Although Tesla hasn’t managed to turn a profit, the company did manage to reduce its losses by selling $13.8 million worth of “zero-emission vehicle” credits to Honda. Sale of the credits was revealed in a Tesla public filing related to its anticipated initial public offering.
In 2008, California set new standards for its zero-emission vehicle program—requiring Honda, Toyota, GM, Ford and Nissan to sell more than 60,000 plug-in hybrids or pure electric cars over a three-year period. Companies failing to comply face fines and potential sales restrictions in California.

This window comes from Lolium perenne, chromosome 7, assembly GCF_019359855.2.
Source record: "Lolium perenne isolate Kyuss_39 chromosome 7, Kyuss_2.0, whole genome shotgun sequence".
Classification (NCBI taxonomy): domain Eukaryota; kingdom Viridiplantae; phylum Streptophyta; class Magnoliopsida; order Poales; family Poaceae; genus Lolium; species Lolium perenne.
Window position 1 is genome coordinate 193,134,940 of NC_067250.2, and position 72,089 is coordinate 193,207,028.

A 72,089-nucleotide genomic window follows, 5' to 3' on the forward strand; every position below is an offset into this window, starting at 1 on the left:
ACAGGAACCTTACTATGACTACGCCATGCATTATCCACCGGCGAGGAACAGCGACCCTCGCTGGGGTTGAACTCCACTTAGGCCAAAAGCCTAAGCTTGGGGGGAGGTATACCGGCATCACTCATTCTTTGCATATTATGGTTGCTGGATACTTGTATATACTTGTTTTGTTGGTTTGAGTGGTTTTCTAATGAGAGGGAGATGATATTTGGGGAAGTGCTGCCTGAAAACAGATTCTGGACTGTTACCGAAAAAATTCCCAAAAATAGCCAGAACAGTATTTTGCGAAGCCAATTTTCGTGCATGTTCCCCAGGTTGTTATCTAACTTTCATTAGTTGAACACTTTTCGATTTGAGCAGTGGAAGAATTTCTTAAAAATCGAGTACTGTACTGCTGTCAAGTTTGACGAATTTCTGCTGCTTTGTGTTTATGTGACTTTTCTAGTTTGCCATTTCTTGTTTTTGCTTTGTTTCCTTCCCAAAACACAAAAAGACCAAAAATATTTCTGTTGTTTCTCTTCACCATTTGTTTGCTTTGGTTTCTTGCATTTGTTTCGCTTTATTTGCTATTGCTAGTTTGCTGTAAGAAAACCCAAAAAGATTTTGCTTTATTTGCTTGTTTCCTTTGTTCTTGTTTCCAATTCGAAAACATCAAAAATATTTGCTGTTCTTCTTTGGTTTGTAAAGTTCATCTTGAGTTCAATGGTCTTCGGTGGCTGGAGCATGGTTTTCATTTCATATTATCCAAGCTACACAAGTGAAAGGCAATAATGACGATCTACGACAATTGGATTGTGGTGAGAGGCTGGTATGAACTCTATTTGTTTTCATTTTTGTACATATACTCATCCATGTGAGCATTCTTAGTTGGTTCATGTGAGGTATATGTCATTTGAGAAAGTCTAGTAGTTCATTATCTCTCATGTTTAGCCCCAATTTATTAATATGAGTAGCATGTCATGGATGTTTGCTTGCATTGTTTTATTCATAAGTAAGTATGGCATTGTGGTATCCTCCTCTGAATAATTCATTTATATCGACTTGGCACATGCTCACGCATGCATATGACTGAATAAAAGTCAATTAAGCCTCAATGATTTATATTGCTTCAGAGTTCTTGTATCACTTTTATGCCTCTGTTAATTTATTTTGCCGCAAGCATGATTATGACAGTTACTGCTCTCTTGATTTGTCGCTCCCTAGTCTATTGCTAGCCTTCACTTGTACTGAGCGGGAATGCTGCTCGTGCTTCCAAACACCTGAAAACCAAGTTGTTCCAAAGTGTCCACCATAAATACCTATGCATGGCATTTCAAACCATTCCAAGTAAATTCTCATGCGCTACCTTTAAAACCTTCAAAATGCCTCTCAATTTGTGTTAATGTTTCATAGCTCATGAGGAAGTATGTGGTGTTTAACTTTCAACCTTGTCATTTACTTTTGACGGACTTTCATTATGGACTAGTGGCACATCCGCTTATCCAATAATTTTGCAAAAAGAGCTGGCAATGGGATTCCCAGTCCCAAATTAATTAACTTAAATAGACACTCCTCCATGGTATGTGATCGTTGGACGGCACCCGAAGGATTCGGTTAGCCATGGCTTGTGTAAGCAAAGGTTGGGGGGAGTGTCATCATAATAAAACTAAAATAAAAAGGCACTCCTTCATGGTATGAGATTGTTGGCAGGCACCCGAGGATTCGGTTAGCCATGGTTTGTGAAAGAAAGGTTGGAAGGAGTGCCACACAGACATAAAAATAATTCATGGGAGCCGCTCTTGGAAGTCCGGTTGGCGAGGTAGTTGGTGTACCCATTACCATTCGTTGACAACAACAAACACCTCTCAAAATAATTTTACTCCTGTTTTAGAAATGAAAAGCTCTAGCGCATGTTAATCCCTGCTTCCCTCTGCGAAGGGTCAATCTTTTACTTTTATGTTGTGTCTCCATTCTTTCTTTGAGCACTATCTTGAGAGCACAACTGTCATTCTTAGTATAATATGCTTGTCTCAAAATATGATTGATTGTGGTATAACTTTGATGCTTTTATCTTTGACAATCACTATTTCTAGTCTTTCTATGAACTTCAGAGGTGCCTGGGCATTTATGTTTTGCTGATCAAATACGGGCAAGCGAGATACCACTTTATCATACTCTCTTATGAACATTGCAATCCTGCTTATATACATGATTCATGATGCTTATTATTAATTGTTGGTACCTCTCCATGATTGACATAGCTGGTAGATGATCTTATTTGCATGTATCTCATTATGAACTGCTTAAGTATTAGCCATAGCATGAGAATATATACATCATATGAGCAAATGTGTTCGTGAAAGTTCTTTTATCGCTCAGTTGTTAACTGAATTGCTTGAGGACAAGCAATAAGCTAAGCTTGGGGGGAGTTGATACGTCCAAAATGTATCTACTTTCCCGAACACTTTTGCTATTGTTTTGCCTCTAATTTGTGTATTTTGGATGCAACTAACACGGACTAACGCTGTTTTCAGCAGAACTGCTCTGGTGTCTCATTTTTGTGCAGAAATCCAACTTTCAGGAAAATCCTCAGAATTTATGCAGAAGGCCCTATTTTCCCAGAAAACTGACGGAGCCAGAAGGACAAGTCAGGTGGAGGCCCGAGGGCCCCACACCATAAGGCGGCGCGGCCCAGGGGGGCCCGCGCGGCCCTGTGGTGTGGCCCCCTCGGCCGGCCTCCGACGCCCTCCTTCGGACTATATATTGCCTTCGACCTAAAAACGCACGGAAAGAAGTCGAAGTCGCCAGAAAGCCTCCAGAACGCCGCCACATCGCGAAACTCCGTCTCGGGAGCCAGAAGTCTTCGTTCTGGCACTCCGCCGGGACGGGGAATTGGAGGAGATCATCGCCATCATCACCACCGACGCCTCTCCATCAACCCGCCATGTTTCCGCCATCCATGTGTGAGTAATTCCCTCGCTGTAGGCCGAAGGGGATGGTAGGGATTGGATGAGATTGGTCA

Honda consistently ranks as the most fuel-efficiency carmaker in the U.S., and leases a handful of hydrogen fuel-cell cars—but that doesn’t help the company satisfy the California ZEV mandate. “Having these credits gives us some flexibility for the future,” said Robert Bienenfeld, Honda’s U.S. senior manager for environment and energy strategy.
Honda produced the EV Plus from 1997 to 1999, as part of California’s ZEV requirements. The company has no announced plans for a future pure electric car or plug-in hybrid. The credits are equal to 368 cars. The company contracted for additional credits worth 287 cars.
Photo: Honda EV Plus